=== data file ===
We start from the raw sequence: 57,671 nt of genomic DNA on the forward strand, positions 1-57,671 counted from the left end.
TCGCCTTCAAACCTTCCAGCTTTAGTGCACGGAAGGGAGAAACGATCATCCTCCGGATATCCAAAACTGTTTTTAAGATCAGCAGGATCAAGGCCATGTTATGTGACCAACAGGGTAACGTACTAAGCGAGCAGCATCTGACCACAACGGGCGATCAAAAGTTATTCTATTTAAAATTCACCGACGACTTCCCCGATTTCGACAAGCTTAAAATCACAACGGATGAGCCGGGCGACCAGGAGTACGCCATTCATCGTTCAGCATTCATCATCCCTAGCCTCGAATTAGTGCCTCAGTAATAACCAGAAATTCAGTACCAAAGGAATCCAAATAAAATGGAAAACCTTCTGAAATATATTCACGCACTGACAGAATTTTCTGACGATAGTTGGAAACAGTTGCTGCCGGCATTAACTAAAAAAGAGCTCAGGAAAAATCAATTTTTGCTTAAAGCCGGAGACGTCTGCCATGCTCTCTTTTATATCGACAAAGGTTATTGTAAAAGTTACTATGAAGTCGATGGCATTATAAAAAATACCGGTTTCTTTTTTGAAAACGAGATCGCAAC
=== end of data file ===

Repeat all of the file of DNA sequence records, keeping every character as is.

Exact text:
We start from the raw sequence: 57,671 nt of genomic DNA on the forward strand, positions 1-57,671 counted from the left end.
TCGCCTTCAAACCTTCCAGCTTTAGTGCACGGAAGGGAGAAACGATCATCCTCCGGATATCCAAAACTGTTTTTAAGATCAGCAGGATCAAGGCCATGTTATGTGACCAACAGGGTAACGTACTAAGCGAGCAGCATCTGACCACAACGGGCGATCAAAAGTTATTCTATTTAAAATTCACCGACGACTTCCCCGATTTCGACAAGCTTAAAATCACAACGGATGAGCCGGGCGACCAGGAGTACGCCATTCATCGTTCAGCATTCATCATCCCTAGCCTCGAATTAGTGCCTCAGTAATAACCAGAAATTCAGTACCAAAGGAATCCAAATAAAATGGAAAACCTTCTGAAATATATTCACGCACTGACAGAATTTTCTGACGATAGTTGGAAACAGTTGCTGCCGGCATTAACTAAAAAAGAGCTCAGGAAAAATCAATTTTTGCTTAAAGCCGGAGACGTCTGCCATGCTCTCTTTTATATCGACAAAGGTTATTGTAAAAGTTACTATGAAGTCGATGGCATTATAAAAAATACCGGTTTCTTTTTTGAAAACGAGATCGCAAC